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Asian stocks sag with dollar as hawkish Fed spurs recession fears


Asian stocks sagged on Thursday, tracking declines on Wall Street, after the U.S. Federal Reserve projected higher interest rates for a longer period.

U.S. Treasury yields remained depressed and the curve deeply inverted as traders continued to fret that tighter policy will trigger a recession. The U.S. dollar languished near a six-month low against major peers.

Crude oil, though, continued to firm after bouncing off last week’s nearly one-year low, with OPEC and the IEA forecasting a recovery in demand next year as China’s economy reopens.

Japan’s Nikkei (.N225) eased 0.17%, while South Korea’s Kospi (.KS11) dropped 0.92% and Australia’s stock benchmark (.AXJO) fell 0.4%.

Hong Kong’s Hang Seng (.HSI) tumbled 1.71% and mainland Chinese blue chips (.CSI300) declined 0.51%.

MSCI’s broadest index of Asia-Pacific shares (.MIAP00000PUS) slumped 0.91%, after climbing as high as 160.37 in the previous session for the first time since late August.

Overnight, the U.S. S&P 500 (.SPX) lost 0.61%, although e-Mini futures pointed to a slight 0.06% bounce for Thursday’s reopen.

Fed Chair Jerome Powell said on Wednesday that the central bank will deliver more rate hikes next year even as the economy slips towards a possible recession, arguing that a higher cost would be paid if the U.S. central bank does not get a firmer grip on inflation.

The comments followed the Fed’s decision to raise the benchmark rate by an as-expected half a percentage point – down from recent 75 basis point increases – but projected a terminal rate above 5%, a level not seen since a steep economic downturn in 2007.

“This is a very hawkish signal from the Fed: a substantially higher terminal rate than back in September that also has a real upside risk attached to it,” TD Securities analysts wrote in a client note.

“The Fed essentially acknowledged at this meeting that inflation is likely to remain stickier than initially expected, necessitating a more restrictive policy stance, which will end up pushing the U.S. economy in a recession in 2023,” they added.

“The weakening in risk assets and the flattening of the curve suggest that recession fears may be the dominant driver of market price action.”

The 10-year Treasury yield slipped back below 3.5% in Tokyo trading, with the two-year yield also edging lower to under 4.24%.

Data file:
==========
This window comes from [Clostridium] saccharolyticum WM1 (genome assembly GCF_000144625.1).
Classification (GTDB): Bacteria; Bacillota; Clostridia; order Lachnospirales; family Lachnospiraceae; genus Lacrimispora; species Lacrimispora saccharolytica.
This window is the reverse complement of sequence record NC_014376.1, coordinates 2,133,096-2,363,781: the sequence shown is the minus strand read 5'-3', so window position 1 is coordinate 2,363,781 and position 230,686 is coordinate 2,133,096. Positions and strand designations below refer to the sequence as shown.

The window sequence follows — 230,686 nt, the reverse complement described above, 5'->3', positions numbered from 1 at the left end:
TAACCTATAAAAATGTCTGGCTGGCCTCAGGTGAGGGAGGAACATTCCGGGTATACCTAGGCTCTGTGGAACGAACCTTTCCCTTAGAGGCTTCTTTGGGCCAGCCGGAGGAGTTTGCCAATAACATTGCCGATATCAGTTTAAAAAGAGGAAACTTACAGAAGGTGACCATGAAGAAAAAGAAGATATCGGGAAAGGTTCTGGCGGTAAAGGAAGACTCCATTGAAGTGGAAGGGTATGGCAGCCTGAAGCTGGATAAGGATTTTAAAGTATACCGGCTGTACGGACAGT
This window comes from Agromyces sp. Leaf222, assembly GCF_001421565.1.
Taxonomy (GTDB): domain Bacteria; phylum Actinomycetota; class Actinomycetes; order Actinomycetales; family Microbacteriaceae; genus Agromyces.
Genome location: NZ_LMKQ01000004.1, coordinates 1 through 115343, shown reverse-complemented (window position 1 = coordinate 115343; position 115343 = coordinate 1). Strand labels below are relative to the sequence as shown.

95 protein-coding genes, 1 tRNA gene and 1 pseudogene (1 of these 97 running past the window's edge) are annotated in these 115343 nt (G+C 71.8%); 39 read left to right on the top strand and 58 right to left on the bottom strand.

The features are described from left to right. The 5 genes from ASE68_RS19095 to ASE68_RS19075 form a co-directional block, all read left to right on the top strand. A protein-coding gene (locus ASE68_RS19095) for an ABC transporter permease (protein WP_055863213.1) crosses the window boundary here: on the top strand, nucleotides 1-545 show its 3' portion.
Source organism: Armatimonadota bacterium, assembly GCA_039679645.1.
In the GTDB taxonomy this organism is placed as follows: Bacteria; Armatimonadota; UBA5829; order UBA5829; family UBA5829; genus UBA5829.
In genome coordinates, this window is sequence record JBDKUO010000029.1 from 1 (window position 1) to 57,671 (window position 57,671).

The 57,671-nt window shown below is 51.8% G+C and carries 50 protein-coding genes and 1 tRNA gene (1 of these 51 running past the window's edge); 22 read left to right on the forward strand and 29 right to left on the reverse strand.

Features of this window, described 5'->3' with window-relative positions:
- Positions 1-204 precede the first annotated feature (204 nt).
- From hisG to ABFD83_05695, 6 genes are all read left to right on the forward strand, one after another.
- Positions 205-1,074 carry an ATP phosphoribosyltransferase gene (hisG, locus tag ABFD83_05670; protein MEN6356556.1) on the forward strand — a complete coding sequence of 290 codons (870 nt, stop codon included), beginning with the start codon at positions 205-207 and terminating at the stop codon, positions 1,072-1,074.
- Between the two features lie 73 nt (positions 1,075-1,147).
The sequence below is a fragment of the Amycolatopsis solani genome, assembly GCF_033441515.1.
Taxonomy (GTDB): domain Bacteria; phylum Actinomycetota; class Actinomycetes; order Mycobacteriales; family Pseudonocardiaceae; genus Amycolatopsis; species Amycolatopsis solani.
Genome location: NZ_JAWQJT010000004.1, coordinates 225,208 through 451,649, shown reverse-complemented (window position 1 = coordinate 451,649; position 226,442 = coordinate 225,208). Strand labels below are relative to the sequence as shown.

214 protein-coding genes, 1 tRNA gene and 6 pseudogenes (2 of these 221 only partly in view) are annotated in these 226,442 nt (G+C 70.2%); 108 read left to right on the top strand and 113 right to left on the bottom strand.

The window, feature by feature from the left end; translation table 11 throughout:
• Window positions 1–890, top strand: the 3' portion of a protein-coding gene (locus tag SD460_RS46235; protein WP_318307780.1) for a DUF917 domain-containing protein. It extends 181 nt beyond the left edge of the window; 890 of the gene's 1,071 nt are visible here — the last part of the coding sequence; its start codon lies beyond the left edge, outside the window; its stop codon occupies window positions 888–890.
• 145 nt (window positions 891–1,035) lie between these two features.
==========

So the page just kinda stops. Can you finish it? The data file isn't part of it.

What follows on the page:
The spread between them also widened slightly to negative 74.3 basis points. An inverted yield curve has been a reliable indicator of recessions in the past.

The dollar index – which measures the greenback against six top peers, including the euro and sterling – held close to the overnight low of 103.44, a level not seen since June 16. It last stood 0.09% stronger at 103.75.

The euro eased 0.15% to $1.0664, but still near Wednesday’s more-than-six-month peak at $1.0695.

Sterling edged 0.19% lower to $1.2405, remaining not far from an overnight top at $1.2446, also the strongest in just over six months.

Investors’ eyes will now be trained on policy decisions from the European Central Bank and Bank of England later in the global day, as officials there also stood ready to hike rates again against the rising risks of fomenting recessions.

Crude oil traders took a more optimistic view on the global economy though, cheered by projections from OPEC and the International Energy Agency.

OPEC said it expects oil demand to grow by 2.25 million barrels per day (bpd) over next year to 101.8 million bpd.

The IEA raised its 2023 oil demand growth estimate to 1.7 million bpd for a total of 101.6 million bpd.

Brent crude futures rose by 1 cent $82.71 after closing Wednesday’s session up $2.02, while U.S. West Texas Intermediate (WTI) crude futures fell by 4 cents to $77.24 per barrel, following a $1.94 rise the previous session.

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Visitors walk past Japan’s Nikkei stock prices quotation board inside a conference hall in Tokyo, Japan September 14, 2022. REUTERS/Issei Kato

An electronic board shows Shanghai and Shenzhen stock indexes, at the Lujiazui financial district, following the coronavirus disease (COVID-19) outbreak, in Shanghai, China November 14, 2022. REUTERS/Aly Song